In spite of the fact that human error accounts for over half of all aviation accidents, neither the government nor the CAAB authorities intervened despite the airlines’ persistence in overexerting the pilots.

Pilots are afraid to go public with allegations out of fear of getting blacklisted. But while remaining anonymous, they maintain their accusation that for the airlines profits are the bigger concern.

Horrifying violations of regulations

A correspondence between two pilots read: “The safety culture or truly speaking the ‘lack of it’ in private sector is simply outrageous!”

It is no less than terrifying to hear of a sinister understanding between private airlines and CAAB which involves flights taking off without due inspection, fitness examinations, and other crucial regulations by government gatekeepers.

But, Kamrul Islam, general manager US-Bangla Airlines, said: “US-Bangla has provided consistently excellent service to everyone before the accident. Now that there is an incident, everyone is digging up problems. This is just the nature of Bangladeshi people.”

CAAB Chairman Air-Vice Marshal M Naim Hassan said there are some minor violations, but did not agree with the allegations of widespread violations in civil aviation.

Original article can be found here ➤  http://www.dhakatribune.com

Pilots open up in private: US-Bangla Airlines,  de Havilland Dash 8-400,  S2-AGU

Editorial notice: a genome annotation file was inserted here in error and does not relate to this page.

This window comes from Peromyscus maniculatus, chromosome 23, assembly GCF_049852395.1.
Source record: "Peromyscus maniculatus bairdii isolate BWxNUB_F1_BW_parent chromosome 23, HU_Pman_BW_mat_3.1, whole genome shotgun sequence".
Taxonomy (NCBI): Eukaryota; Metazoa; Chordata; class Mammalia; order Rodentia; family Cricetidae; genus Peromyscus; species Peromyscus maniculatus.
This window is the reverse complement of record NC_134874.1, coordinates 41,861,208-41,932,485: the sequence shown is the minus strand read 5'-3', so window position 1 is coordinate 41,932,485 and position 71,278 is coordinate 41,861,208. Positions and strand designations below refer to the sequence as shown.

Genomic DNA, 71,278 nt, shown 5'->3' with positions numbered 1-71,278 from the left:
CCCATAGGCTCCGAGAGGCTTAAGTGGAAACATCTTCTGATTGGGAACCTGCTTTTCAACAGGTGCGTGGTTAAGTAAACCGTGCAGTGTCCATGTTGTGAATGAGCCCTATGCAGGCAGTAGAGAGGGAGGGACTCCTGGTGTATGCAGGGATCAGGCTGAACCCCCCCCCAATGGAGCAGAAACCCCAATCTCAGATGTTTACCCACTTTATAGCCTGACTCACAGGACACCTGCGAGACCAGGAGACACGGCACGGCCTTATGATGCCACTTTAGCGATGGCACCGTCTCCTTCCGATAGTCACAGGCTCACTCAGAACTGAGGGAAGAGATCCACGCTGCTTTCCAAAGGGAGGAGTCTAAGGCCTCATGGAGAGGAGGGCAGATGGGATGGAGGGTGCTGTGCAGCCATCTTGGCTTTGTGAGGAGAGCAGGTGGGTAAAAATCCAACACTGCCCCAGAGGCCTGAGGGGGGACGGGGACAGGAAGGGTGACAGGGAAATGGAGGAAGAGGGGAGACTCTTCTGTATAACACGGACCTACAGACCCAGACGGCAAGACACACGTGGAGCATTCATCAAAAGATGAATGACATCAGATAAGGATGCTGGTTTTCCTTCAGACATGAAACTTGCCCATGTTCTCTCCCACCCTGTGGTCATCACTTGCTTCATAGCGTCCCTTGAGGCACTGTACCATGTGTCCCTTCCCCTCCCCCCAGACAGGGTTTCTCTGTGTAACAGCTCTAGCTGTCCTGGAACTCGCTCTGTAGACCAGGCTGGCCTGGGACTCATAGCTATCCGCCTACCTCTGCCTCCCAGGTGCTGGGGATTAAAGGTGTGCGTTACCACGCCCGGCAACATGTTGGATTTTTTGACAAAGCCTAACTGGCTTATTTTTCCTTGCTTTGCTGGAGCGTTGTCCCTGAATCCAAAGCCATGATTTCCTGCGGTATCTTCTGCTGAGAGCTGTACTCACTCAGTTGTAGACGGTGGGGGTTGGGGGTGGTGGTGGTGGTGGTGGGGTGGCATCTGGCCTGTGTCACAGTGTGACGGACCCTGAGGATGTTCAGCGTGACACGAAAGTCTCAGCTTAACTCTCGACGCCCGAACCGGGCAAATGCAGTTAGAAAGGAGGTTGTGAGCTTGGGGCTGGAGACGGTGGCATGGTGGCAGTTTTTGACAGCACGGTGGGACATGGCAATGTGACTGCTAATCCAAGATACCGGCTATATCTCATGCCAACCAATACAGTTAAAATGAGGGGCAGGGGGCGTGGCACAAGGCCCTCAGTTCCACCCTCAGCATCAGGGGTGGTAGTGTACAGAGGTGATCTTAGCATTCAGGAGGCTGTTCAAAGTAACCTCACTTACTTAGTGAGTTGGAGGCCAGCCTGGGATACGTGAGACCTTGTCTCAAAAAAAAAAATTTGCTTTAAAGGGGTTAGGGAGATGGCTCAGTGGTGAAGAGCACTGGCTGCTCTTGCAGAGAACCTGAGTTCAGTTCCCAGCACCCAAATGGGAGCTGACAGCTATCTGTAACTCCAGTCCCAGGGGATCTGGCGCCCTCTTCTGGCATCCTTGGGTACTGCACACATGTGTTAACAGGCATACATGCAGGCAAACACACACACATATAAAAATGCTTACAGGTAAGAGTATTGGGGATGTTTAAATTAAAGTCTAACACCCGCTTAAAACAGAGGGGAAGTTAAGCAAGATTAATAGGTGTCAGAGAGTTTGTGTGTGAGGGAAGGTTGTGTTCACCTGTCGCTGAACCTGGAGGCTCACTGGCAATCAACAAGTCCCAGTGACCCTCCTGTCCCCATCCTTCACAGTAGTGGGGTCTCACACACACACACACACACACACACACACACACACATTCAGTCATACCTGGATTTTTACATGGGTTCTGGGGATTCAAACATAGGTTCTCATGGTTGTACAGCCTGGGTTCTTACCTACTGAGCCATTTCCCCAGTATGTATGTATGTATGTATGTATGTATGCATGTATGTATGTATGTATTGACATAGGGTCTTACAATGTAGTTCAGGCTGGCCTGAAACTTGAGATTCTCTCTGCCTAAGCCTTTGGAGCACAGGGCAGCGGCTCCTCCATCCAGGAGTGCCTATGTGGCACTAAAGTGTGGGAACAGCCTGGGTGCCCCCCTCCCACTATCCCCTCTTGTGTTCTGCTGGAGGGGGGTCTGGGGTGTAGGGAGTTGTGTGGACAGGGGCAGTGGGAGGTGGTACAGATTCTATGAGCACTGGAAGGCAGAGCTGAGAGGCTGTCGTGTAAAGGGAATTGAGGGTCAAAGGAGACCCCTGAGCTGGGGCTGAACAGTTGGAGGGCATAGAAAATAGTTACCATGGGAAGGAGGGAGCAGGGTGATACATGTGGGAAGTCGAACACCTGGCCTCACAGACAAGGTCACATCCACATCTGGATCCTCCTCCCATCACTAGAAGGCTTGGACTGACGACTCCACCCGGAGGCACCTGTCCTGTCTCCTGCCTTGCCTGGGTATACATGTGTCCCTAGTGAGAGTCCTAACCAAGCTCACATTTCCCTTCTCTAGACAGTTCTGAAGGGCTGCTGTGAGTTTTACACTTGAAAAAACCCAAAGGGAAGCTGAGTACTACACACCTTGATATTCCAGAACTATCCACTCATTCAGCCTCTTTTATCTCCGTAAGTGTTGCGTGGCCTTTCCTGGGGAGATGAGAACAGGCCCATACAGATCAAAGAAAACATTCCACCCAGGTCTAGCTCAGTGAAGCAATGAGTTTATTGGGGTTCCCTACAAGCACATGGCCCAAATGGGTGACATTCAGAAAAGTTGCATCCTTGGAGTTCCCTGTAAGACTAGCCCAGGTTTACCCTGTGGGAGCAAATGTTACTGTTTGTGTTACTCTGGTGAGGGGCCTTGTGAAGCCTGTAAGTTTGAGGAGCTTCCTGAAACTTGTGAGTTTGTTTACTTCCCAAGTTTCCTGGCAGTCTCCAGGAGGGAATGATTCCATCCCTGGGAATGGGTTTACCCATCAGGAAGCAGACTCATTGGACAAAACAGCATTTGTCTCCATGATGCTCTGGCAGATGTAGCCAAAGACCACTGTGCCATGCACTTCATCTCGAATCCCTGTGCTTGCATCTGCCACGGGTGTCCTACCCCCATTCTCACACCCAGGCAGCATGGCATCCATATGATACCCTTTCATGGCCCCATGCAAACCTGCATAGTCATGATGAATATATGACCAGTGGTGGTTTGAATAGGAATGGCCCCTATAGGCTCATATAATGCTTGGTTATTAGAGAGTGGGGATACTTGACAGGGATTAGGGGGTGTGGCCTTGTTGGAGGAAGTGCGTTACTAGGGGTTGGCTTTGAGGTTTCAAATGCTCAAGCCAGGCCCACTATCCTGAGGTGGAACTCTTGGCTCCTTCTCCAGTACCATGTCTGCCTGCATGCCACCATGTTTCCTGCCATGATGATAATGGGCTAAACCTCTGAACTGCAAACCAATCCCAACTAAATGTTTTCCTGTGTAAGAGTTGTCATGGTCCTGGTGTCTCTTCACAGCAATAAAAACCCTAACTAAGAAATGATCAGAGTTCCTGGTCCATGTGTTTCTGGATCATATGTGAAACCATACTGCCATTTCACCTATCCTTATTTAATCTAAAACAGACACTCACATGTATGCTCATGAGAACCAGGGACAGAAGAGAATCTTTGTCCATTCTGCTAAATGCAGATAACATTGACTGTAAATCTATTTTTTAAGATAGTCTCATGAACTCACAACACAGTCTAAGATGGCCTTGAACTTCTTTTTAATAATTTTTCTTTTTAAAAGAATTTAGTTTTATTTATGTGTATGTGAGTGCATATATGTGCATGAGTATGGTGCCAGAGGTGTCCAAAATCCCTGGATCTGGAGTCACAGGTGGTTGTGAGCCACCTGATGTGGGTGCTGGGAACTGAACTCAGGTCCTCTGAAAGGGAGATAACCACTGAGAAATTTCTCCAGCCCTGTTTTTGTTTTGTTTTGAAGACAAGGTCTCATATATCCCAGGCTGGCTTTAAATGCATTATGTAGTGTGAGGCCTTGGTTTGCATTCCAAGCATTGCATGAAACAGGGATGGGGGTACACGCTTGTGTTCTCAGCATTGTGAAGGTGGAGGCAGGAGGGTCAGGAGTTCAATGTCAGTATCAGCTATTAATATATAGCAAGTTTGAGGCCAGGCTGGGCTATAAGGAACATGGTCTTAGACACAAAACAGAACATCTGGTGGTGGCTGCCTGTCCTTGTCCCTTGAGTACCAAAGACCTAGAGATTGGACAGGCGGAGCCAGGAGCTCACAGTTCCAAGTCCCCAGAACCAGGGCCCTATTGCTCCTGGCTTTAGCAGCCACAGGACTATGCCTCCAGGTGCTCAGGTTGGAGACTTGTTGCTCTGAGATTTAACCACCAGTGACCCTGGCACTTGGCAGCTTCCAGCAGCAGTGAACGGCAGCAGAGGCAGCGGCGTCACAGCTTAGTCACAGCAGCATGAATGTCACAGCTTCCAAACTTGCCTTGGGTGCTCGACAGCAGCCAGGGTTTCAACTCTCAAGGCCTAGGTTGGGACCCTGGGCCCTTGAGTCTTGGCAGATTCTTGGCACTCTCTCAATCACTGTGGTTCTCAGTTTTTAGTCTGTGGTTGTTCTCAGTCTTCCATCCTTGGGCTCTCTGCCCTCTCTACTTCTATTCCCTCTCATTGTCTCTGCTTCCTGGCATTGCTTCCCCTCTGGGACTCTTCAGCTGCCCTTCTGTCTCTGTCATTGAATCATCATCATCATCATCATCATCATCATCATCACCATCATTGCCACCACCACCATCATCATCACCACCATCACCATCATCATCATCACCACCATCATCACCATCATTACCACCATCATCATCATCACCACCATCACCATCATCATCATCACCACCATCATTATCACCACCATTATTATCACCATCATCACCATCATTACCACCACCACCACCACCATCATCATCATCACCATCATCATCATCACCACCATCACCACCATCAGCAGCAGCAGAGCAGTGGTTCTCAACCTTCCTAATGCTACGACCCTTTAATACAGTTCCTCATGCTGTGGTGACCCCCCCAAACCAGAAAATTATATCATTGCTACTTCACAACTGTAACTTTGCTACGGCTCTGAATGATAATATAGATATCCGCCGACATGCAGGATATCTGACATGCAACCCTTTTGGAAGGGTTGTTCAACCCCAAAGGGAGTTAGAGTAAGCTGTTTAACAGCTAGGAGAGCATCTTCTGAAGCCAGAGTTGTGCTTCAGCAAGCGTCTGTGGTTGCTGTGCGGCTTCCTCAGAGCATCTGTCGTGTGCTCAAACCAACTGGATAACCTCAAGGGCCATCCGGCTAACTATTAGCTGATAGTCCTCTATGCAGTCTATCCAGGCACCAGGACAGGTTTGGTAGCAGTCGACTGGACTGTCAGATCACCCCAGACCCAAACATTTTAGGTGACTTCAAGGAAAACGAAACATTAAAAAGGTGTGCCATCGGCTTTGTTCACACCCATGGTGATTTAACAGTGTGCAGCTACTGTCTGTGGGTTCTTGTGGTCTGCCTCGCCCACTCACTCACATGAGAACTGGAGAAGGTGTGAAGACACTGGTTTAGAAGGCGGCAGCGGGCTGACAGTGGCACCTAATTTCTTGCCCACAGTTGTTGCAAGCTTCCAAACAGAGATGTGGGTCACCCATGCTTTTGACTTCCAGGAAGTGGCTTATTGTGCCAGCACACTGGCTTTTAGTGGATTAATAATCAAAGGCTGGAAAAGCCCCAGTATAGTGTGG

The recent US-Bangla plane crash has suddenly brought out some bone-chilling allegations from a number of pilots of compromising flight safety by private airlines.

These pilots have been sending messages to The Daily Star, uploading posts in the social media, exchanging notes among them and discussing in private about how the airlines in their bid to maximize profit allegedly overwork their pilots, send-off flights even when the rules don't permit, or even sometimes hide defects because logging them would mean grounding of aircraft at a huge loss.

The March 12 tragedy, in which at least 51 people, including 28 Bangladeshis, were killed as the US-Bangla Airlines aircraft crashed and burst into flames while landing at the Kathmandu airport in Nepal, appeared to have deeply rattled the conscience of a rather small circle of pilots.

Some of them are urging others to stand up and start to say no to the compromises they routinely make under pressure of management.

“It's human lives that are at stake! This is what we pilots deal with every single day. It's a sacred duty, not the glamorous job the media portrays!” reads one of the passionate appeals that did the rounds on social media.

The Daily Star talked with half a dozen pilots. None of them wanted to have their names revealed because they fear their services would be jeopardized and none of the allegations could be independently verified.

But since the nature of allegations coming from a variety of aviators is similar, those deserve special attention for the sake of passengers' safety.

Though expressed in privacy, their opinions and concerns should be discreetly assessed by the Civil Aviation Authority of Bangladesh (CAAB) and the government before taking appropriate actions to address the grim issues.

One pilot wrote: “This accident was just waiting to happen. The safety culture or truly speaking the 'lack of it' in private sector is simply outrageous!”